Just a year after executing the biggest med-tech acquisition ever, Medtronic PLC is hiring a new chief financial officer with a deep background in banking.
Karen Parkhill, 50, will become CFO and executive vice president of Medtronic, effective June 20. Longtime CFO Gary Ellis, who is serving under his third CEO since getting Medtronic’s top finance job in 2005, plans to remain on the company’s executive committee and continue managing activities related to last year’s acquisition for up to a year after Parkhill’s arrival.
“I am delighted to add someone with Karen’s deep expertise and insights to the Medtronic leadership team,” Chief Executive Omar Ishrak said a written announcement. “Given Karen’s extensive background across all of the major disciplines within finance, and her direct experience as an investment banker, I am confident in her ability to lead our global finance organization and believe she will be a strong representative to our investors and Wall Street.”
Parkhill comes to the Minnesota-run maker of medical devices from Dallas, where she was chief financial officer and vice chairman of Comerica, a financial services company with $69 billion in assets and locations in half a dozen states.
As CFO at Comerica, she was responsible for all financial reporting and directly managed departments including accounting, finance, and corporate planning and development at the publicly traded company. Before that job she had responsibilities for corporate compliance and financial intelligence for Comerica’s service company, her bio on the Comerica website says.
All told she spent five years at Comerica, before her departure was announced Tuesday.
Before Comerica, Parkhill rose through the ranks at JPMorgan Chase and Co.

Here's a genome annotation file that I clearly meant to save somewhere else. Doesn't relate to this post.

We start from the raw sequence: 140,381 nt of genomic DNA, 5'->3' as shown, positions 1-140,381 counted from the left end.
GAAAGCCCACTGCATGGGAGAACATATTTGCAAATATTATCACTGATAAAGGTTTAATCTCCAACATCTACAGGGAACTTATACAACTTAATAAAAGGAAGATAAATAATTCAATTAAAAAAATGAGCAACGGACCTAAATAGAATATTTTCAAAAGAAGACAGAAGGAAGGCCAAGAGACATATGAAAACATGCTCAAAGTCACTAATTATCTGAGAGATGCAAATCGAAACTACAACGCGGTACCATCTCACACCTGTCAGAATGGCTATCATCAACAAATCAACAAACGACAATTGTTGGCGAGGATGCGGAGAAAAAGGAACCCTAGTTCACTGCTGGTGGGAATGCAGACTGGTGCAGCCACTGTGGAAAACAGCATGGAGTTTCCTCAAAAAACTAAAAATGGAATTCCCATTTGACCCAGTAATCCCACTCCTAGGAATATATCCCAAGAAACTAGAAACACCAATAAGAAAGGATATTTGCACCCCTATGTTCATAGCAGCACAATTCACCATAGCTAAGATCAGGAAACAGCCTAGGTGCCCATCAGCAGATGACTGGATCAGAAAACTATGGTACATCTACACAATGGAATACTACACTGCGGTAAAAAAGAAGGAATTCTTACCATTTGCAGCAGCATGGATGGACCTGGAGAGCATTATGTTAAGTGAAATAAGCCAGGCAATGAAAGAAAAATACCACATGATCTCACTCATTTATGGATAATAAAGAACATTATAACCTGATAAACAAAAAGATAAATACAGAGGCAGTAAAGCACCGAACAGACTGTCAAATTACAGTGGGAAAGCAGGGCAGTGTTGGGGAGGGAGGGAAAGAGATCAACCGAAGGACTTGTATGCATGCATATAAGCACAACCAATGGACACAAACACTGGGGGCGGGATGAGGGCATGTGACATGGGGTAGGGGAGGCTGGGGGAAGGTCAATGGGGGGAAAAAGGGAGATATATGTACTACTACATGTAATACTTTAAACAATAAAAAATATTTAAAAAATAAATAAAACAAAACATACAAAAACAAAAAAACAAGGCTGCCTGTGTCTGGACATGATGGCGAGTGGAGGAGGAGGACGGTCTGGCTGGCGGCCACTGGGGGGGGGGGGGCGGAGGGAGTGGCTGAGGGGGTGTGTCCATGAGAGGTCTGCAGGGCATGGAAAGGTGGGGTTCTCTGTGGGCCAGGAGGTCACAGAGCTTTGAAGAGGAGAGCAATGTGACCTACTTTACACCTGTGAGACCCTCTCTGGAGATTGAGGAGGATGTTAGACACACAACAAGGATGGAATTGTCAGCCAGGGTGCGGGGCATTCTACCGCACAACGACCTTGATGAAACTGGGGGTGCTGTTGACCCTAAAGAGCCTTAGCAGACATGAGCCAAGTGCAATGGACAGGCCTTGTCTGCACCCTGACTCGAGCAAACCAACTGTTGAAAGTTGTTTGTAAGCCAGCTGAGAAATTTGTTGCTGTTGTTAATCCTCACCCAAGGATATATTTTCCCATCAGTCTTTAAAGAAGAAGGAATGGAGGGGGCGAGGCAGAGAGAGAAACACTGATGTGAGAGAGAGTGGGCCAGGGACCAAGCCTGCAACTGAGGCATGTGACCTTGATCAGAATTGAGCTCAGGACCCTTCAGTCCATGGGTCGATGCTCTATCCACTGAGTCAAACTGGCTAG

In 1992 Parkhill joined JPMorgan’s investment banking division and held various roles of increasing responsibility, including an associate job in the mergers-and-acquisitions group, before becoming CFO of the firm’s commercial banking business. The commercial banking branch serves medium-sized companies with financial planning and investment activity.
“At any investment bank, there are plenty of hard-charging people. What I’ve always liked about Karen is that she is very capable and obviously she has had enormous success in her career, but she’s very comfortable in her own skin, she’s helpful to others, and she can in rapid fashion understand what the issues are and address them in a constructive manner,” said JPMorgan Vice Chairman Robbie Huffines, who has known Parkhill since the early 1990s. “It’s a very powerful combination.”
Last year American Banker magazine named Parkhill one of the 25 most powerful women in banking.
Although her professional experience is in banking, Parkhill has served on the board of directors of Dallas’ eight-hospital Methodist Health System since April 2014. She has also volunteered as a national trustee for the Boys and Girls Club of America since 2013.
“She’s an extremely good listener … but when she has something to say, everyone listens,” said Stephen Mansfield, chief executive of Methodist Health System.
Mansfield noted that he had to work hard to recruit Parkhill to a three-year term on Methodist’s board of directors. Once on board, Parkhill ended up serving on a key board subcommittee, on management development and compensation.
Ellis, the outgoing Medtronic CFO at age 59, has been with the company for 27 years, working as the finance chief under CEOs Ishrak, Bill Hawkins and Art Collins.
He presided over Medtronic’s $49.9 billion acquisition of surgical supplier Covidien in January 2015, a deal that quickly expanded Medtronic’s market cap north of $110 billion and moved the combined companies’ headquarters to Dublin, Ireland.
A Medtronic spokesman confirmed that Ellis intends to retire by April 2017, to ensure Parkhill has ample time and support to transition into her new role.
Beginning June 20, Ellis’ title will become executive vice president for global operations, information technology, and facilities and real estate — all functions related to the ongoing integration of Covidien into Medtronic.